Machine Head Review

Matt Donato

Reviewed by:
On April 1, 2014
Last modified:April 2, 2014


Just when you think you've seen the worst in Z-Grade horror, a film like Machine Head comes along and completely re-defines your definition of "rock bottom."

Machine Head Review


“Man, if college kids keep watching horror movies about Spring Break, they’ll never want to invade isolated getaways for a week-long alcohol, drug, and sex binge again!” – hopes every overprotective parent in America. Yes, it’s true that horror films love exploiting Spring Break for all its debaucherous shenanigans, picking from a goldmine of horny, drunk, uninhibited party goers with zero awareness, but some attempts are nothing but a lame buzzkill – like the dude who shows up carrying wine coolers. Weak bro.

Take Jim Valdez’s Machine Head for example – three girls, three guys, a lavish house in the middle of nowhere, and a stalker obsessed with “Ding-Dong-Ditch.” About as brainless as some drunken sorority girl looking to get revenge on mommy and daddy, Valdez never once achieves even a modicum of slasher glory despite casting three bodacious babes – I know, right?! How can a horror movie be so empty when it stars such hot young actresses?! Oh, yeah – complete and total sarcasm right there.

Rachel (Sharon Hinnendael), Chloe (Nicole Zeoli), and Mila (Christina Corigliano) think they’re embarking on a Spring Break to remember when Rachel’s father gives them permission to use one of his client’s remote vacation houses, but the trip takes a turn for the worst – Rachel has to babysit her sisters as well. Oh no! How will our horny college girls get their rocks off with children around!? Looks like that won’t matter much when a killer shows up to crash their party, stalking their every move while peering into the house. I mean, at least they have jello shots?

Machine Head isn’t just comprised of clichés, it’s a walking, talking, cliché dispensing horror machine. Three obnoxiously gorgeous girls stranded in the middle of nowhere with no phone, no surrounding locational knowledge, and only three equally snobby frat boys en route to protect them – somebody flunked horror 101.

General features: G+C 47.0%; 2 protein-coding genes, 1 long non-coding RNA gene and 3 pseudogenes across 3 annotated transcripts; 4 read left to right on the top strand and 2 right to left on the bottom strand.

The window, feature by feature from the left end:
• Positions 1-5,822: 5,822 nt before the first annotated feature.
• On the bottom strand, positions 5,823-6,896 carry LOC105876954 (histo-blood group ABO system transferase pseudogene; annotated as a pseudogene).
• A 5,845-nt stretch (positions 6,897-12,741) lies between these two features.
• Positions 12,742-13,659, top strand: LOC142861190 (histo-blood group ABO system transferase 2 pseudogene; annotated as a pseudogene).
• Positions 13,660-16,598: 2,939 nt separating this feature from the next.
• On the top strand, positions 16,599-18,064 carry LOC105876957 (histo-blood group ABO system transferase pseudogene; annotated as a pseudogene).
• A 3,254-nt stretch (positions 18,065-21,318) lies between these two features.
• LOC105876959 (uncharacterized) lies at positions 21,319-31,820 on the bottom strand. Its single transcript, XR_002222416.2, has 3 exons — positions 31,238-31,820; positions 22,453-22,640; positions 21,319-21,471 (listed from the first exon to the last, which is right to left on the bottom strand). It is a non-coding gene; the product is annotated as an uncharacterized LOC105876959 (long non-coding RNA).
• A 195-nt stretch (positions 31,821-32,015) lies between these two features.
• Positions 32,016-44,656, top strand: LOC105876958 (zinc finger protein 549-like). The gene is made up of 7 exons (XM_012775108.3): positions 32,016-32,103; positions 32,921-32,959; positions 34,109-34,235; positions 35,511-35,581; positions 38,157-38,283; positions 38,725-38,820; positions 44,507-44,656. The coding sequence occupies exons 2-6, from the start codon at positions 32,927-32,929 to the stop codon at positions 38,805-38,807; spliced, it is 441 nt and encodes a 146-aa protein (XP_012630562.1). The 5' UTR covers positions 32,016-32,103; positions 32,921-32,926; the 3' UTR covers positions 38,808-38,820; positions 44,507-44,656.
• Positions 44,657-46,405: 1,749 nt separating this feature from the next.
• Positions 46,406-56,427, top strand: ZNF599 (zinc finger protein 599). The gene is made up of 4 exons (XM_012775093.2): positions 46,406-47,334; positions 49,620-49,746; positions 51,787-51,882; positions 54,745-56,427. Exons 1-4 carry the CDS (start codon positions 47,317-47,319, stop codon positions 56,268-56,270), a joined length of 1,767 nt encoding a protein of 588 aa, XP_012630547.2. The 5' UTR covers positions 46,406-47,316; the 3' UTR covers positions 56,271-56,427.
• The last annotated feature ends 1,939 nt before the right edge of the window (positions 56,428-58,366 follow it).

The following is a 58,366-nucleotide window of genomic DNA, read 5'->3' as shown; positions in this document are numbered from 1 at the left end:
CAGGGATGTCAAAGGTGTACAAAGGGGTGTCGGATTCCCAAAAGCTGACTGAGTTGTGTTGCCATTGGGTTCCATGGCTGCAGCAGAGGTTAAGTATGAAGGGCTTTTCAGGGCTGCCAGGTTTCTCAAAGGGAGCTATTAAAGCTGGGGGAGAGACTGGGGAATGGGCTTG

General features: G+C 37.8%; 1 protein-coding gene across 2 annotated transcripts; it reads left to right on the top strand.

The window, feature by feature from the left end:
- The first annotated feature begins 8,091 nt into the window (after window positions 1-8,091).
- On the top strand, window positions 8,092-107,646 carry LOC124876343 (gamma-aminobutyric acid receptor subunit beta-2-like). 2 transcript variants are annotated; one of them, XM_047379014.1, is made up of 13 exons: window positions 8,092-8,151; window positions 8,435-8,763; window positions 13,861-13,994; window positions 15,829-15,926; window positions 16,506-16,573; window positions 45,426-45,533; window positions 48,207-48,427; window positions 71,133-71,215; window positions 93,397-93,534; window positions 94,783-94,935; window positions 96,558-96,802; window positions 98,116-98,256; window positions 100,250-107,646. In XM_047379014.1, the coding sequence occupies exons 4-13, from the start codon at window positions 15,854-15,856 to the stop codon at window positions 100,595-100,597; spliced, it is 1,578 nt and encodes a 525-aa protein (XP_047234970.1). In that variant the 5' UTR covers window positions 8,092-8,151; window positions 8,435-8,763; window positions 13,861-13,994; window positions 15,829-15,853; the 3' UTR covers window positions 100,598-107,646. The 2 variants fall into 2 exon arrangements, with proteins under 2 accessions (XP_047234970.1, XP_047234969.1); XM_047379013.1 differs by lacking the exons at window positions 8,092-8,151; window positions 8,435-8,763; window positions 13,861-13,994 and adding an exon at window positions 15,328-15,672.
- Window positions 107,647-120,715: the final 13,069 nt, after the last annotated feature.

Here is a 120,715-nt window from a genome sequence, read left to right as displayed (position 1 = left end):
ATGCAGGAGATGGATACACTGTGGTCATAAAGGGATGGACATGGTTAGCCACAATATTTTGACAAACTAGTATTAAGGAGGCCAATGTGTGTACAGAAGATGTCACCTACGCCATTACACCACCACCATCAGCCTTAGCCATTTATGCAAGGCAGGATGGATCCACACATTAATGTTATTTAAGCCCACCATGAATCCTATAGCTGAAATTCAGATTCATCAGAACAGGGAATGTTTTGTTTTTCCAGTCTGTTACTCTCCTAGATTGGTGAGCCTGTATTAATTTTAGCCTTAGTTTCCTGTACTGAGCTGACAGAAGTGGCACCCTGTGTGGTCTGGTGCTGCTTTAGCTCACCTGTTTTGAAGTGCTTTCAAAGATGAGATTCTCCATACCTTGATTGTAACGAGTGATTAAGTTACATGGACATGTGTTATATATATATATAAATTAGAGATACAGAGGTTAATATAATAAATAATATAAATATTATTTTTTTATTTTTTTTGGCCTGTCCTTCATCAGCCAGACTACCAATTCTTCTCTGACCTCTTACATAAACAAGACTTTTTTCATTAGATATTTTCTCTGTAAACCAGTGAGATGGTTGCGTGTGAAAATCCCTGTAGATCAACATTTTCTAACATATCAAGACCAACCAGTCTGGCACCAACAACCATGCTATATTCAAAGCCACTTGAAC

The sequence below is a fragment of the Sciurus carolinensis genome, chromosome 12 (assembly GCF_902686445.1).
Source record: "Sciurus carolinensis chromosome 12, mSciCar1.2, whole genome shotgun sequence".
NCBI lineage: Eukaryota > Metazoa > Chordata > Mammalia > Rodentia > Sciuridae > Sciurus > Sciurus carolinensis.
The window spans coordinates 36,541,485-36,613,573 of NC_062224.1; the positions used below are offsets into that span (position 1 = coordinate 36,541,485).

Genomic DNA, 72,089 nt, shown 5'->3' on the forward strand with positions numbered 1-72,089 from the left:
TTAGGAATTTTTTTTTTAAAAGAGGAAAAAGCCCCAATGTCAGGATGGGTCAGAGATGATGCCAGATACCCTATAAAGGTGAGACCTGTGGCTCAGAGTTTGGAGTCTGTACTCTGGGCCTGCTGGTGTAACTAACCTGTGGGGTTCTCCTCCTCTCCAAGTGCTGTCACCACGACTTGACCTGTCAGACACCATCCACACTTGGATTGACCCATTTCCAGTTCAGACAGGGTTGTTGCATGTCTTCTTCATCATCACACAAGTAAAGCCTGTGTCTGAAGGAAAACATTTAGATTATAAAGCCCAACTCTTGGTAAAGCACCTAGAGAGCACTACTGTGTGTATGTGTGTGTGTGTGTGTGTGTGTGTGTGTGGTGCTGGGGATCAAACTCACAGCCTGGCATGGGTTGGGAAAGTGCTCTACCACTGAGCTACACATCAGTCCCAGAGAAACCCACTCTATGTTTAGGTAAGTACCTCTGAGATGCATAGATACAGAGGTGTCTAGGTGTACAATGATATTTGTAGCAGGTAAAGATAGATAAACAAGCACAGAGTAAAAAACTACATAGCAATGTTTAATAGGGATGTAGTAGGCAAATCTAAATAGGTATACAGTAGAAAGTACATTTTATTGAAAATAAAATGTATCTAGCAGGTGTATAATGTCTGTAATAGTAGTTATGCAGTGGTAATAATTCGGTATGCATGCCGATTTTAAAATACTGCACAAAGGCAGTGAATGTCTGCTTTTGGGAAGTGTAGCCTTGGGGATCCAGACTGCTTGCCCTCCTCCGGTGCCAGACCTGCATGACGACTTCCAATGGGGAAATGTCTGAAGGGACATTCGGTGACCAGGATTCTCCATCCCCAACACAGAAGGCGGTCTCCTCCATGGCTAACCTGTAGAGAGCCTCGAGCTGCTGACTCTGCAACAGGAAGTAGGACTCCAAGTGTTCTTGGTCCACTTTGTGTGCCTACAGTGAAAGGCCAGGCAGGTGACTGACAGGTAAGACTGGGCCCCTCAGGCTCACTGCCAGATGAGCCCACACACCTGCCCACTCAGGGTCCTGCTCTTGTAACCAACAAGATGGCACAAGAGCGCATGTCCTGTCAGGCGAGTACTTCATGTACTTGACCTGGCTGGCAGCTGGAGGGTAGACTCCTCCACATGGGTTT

Have no fear though, because next our killer is introduced – probably some vile miscreant on par with the likes of Mick Taylor, Ted Bundy, Charles Mason – oh, wait, it’s just a regular dude with a beard (Vinny Curran) who gets caught playing “Peeping Tom” over and over and over again? His antics become tiresome once the very first cycle of “ring doorbell then attract backyard attention” delivers absolutely no scares, as the same, goofy headshot is recycled any time our girls glance out the window. Curran pulls nothing but campfire pranks, yet our girls shriek and scream as if Ghost Face busted through a window and furiously charged waving a knife – a witless, dull villain who just happens to drive a sweet muscle car.

Maybe these young starlets can – wait, seriously? Who am I kidding. Joel Souza and Jim Valdez show a glaring lack of horror genre respect in creating Machine Head‘s story, why would their character work translate into anything more than sorority stereotypes? Rachel fights for Queen Bee bitchiness by verbally abusing her rich family through seething greediness, Chloe screams her bloody head off at the most inopportune times, and Mila asserts herself as the resident badass by begging for an untimely death whenever possible. Mixed together, these three girls create a disgusting cocktail that can only spell defeat, as each lingering moment of their overplayed horror stupidity pushes your hand one centimeter closer to your DVD remote.

This isn’t my first Z-grade rodeo people – I know what cinematic atrocities are expected. I’ve seen such drivel as Sorority Party Massacre and Scorned, and even though I granted only one and a half stars to the latter, I STILL had more fun watching AnnaLynne McCord’s psychotic tirade than I did while Machine Head bored me to tears. When you can’t even meet the quality of a Billy Zane starring movie, you know there are some SERIOUS struggles afoot.

Machine Head has been sitting around since 2011, and I still can’t muster a single explanation as to why Anchor Bay Films dusted off this bit of bargain bin filler for home release. Not a single respecting horror fan will find an ounce of watchable content, barraged by misunderstood filmmaking passing amateur genre craftsmanship for some type of slasher wannabe flick. I truly wonder if Mr. Valdez has ever seen a horror movie, or talked to a single genre fan in his life, because if he did, Machine Head never would have happened. At least aspiring filmmakers have a brilliant “What Not To Do” example that redefines low-budget failures and mindless inside-the-box thinking – a singular positive found hiding deep in this unappetizing slop.

Machine Head Review
Utter Failure

Just when you think you've seen the worst in Z-Grade horror, a film like Machine Head comes along and completely re-defines your definition of "rock bottom."